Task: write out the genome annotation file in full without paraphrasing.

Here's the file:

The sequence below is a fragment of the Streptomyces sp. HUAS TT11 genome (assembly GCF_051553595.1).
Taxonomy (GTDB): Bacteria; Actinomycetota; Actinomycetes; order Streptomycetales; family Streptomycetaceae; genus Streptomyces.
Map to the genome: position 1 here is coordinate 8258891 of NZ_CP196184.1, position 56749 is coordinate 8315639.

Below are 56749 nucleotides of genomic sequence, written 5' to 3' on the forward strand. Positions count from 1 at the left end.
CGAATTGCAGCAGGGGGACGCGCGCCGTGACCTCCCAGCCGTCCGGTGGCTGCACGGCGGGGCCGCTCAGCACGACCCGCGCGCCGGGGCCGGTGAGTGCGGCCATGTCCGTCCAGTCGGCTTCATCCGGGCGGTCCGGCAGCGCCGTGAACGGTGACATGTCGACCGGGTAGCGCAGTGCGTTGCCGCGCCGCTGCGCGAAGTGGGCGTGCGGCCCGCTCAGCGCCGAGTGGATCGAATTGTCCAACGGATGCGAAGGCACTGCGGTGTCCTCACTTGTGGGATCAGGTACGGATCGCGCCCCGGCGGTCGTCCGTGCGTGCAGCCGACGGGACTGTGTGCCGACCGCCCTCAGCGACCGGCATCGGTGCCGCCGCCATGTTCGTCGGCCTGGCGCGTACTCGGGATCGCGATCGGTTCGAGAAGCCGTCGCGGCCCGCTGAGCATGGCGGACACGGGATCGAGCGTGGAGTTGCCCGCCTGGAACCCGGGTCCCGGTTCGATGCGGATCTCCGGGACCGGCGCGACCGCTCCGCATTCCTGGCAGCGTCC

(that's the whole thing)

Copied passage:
The sequence below is a fragment of the Streptomyces sp. HUAS TT11 genome (assembly GCF_051553595.1).
Taxonomy (GTDB): Bacteria; Actinomycetota; Actinomycetes; order Streptomycetales; family Streptomycetaceae; genus Streptomyces.
Map to the genome: position 1 here is coordinate 8258891 of NZ_CP196184.1, position 56749 is coordinate 8315639.

Below are 56749 nucleotides of genomic sequence, written 5' to 3' on the forward strand. Positions count from 1 at the left end.
CGAATTGCAGCAGGGGGACGCGCGCCGTGACCTCCCAGCCGTCCGGTGGCTGCACGGCGGGGCCGCTCAGCACGACCCGCGCGCCGGGGCCGGTGAGTGCGGCCATGTCCGTCCAGTCGGCTTCATCCGGGCGGTCCGGCAGCGCCGTGAACGGTGACATGTCGACCGGGTAGCGCAGTGCGTTGCCGCGCCGCTGCGCGAAGTGGGCGTGCGGCCCGCTCAGCGCCGAGTGGATCGAATTGTCCAACGGATGCGAAGGCACTGCGGTGTCCTCACTTGTGGGATCAGGTACGGATCGCGCCCCGGCGGTCGTCCGTGCGTGCAGCCGACGGGACTGTGTGCCGACCGCCCTCAGCGACCGGCATCGGTGCCGCCGCCATGTTCGTCGGCCTGGCGCGTACTCGGGATCGCGATCGGTTCGAGAAGCCGTCGCGGCCCGCTGAGCATGGCGGACACGGGATCGAGCGTGGAGTTGCCCGCCTGGAACCCGGGTCCCGGTTCGATGCGGATCTCCGGGACCGGCGCGACCGCTCCGCATTCCTGGCAGCGTCC